Early in my career, I worked as an interior designer for a large corporate company in the Northeast. I was one of eight employees in the group and the youngest. Within a couple of months, seven of my coworkers’ jobs were eliminated, leaving my boss and me in the CRE/Project Team. I received many responsibilities including overseeing the construction of a 1 million-square-foot project for their new headquarters.
The first day I arrived on the construction site with my boss I immediately noticed I was the only woman in the room, and the only African American. Within minutes of the meeting starting, one of the project team members asked my boss, “Is she taking meeting notes?” I had no idea how my boss would respond, however, he stood up boastfully and said, “Sabine is not … she’s your new boss.” This moment was a defining moment in my young career and working in our society. The experience I gained on this project ultimately geared me toward project management. My career path would have been completely different had my boss not given me the opportunity and leadership experience.
Since then, I have always felt the need to give back and seek opportunities to promote women and minorities. I rise to the occasion of diversity, including being a mentor and/or playing an advisory role for others. In my career, I have hired many women and races, not because of their gender or ethnicity, but rather because they were qualified with the right skills and demeanor. All they needed was someone to give them a chance. All throughout my career, I have been very fortunate to have individuals believe in my capabilities, and provide me opportunities. I want to do the same.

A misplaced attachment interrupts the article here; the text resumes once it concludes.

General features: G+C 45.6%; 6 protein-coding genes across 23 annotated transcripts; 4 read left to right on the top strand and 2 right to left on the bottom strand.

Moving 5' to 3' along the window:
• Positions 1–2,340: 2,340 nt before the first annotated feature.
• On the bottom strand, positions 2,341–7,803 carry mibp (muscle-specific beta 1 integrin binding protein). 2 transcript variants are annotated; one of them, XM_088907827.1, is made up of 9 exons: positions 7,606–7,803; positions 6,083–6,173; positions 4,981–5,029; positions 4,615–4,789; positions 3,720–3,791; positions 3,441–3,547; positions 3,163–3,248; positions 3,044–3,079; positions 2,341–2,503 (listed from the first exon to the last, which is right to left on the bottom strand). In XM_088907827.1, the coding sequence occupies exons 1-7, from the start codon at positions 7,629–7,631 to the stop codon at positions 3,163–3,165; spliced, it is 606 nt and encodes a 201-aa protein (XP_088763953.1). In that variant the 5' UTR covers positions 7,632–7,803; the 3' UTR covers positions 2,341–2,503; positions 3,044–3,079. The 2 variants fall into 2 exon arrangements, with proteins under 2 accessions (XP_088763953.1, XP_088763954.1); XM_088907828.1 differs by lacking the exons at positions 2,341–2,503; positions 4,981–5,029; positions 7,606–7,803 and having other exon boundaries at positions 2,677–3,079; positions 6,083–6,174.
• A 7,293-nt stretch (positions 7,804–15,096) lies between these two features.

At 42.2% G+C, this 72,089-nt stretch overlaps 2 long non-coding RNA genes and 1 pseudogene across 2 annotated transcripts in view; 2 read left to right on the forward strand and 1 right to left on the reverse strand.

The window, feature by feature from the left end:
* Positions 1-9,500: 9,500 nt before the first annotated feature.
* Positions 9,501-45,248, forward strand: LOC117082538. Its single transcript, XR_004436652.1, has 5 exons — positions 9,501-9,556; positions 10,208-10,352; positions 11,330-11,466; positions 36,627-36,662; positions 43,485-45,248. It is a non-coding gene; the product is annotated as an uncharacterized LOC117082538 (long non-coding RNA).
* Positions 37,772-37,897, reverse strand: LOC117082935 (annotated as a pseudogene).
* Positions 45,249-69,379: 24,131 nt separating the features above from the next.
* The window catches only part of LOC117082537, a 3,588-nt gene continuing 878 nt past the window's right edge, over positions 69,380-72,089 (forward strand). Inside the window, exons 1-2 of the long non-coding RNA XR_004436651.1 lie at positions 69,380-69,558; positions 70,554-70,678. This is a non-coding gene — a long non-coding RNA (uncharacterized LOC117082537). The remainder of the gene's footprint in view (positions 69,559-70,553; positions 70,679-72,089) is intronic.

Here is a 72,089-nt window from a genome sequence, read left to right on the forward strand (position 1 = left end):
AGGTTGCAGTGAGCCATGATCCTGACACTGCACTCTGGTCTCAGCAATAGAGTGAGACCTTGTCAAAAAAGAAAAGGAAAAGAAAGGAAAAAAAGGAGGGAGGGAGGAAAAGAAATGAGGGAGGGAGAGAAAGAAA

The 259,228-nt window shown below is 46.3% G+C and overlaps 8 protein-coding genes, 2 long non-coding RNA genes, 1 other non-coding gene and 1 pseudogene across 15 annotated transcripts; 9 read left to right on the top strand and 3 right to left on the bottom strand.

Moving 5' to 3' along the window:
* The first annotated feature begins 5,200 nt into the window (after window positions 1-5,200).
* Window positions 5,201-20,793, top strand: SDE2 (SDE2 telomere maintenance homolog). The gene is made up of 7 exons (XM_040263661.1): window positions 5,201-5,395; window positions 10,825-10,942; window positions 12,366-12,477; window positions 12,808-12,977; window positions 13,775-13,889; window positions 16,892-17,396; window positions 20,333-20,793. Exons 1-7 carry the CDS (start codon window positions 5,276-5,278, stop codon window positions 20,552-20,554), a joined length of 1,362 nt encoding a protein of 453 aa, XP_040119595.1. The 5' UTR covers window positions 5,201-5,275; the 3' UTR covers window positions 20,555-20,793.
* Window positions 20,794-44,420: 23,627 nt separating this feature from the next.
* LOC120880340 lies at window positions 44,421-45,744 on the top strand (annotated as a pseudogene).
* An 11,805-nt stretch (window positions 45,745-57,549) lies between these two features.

This is why leading BUILD Atlanta (Blacks United in Leadership & Development) is so important to me, and I am very passionate about the mission. I have twin girls and a son. I want them to have similar opportunities and make it a better society for them when they go into the workforce. I would like someone to extend a hand and give them a chance, even if they may not look like them. There are not a lot of women in corporate real estate nor construction, and African American women and minorities are even more scarce. I am driven to see a more equal playing field in the very near future. Being a member of WIN (Women’s Integrated Network) and BUILD help pave a path for the future of diversity in our industry.
Businesses like Cushman & Wakefield that actively promote equality create success by bringing people from different backgrounds and experiences into the workplace. This brings a diversity of thought and inclusion. We are a diverse society and having diverse conversations fosters the opportunity to value each other’s unique qualities, resulting in a society we can live, work and grow together.
Diversity is like a box of crayons. Individually, the red color is good. However, when you take all of the crayons and lay them out for all to see and interact, collectively the box of crayons creates a canvas that is much more beautiful.